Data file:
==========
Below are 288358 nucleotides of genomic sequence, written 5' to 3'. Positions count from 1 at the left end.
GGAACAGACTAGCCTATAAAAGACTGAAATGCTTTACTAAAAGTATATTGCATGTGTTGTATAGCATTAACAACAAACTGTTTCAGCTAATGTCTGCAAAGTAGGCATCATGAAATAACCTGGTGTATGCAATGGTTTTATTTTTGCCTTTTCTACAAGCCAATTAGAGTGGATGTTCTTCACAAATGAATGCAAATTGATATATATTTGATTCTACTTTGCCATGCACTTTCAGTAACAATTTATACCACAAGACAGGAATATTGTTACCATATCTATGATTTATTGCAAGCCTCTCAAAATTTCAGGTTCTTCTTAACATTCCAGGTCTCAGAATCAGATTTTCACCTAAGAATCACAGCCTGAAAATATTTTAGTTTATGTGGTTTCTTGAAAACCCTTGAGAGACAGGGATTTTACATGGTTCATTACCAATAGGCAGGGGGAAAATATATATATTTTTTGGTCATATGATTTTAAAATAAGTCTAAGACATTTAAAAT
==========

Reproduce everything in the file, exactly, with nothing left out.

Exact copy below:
Below are 288358 nucleotides of genomic sequence, written 5' to 3'. Positions count from 1 at the left end.
GGAACAGACTAGCCTATAAAAGACTGAAATGCTTTACTAAAAGTATATTGCATGTGTTGTATAGCATTAACAACAAACTGTTTCAGCTAATGTCTGCAAAGTAGGCATCATGAAATAACCTGGTGTATGCAATGGTTTTATTTTTGCCTTTTCTACAAGCCAATTAGAGTGGATGTTCTTCACAAATGAATGCAAATTGATATATATTTGATTCTACTTTGCCATGCACTTTCAGTAACAATTTATACCACAAGACAGGAATATTGTTACCATATCTATGATTTATTGCAAGCCTCTCAAAATTTCAGGTTCTTCTTAACATTCCAGGTCTCAGAATCAGATTTTCACCTAAGAATCACAGCCTGAAAATATTTTAGTTTATGTGGTTTCTTGAAAACCCTTGAGAGACAGGGATTTTACATGGTTCATTACCAATAGGCAGGGGGAAAATATATATATTTTTTGGTCATATGATTTTAAAATAAGTCTAAGACATTTAAAAT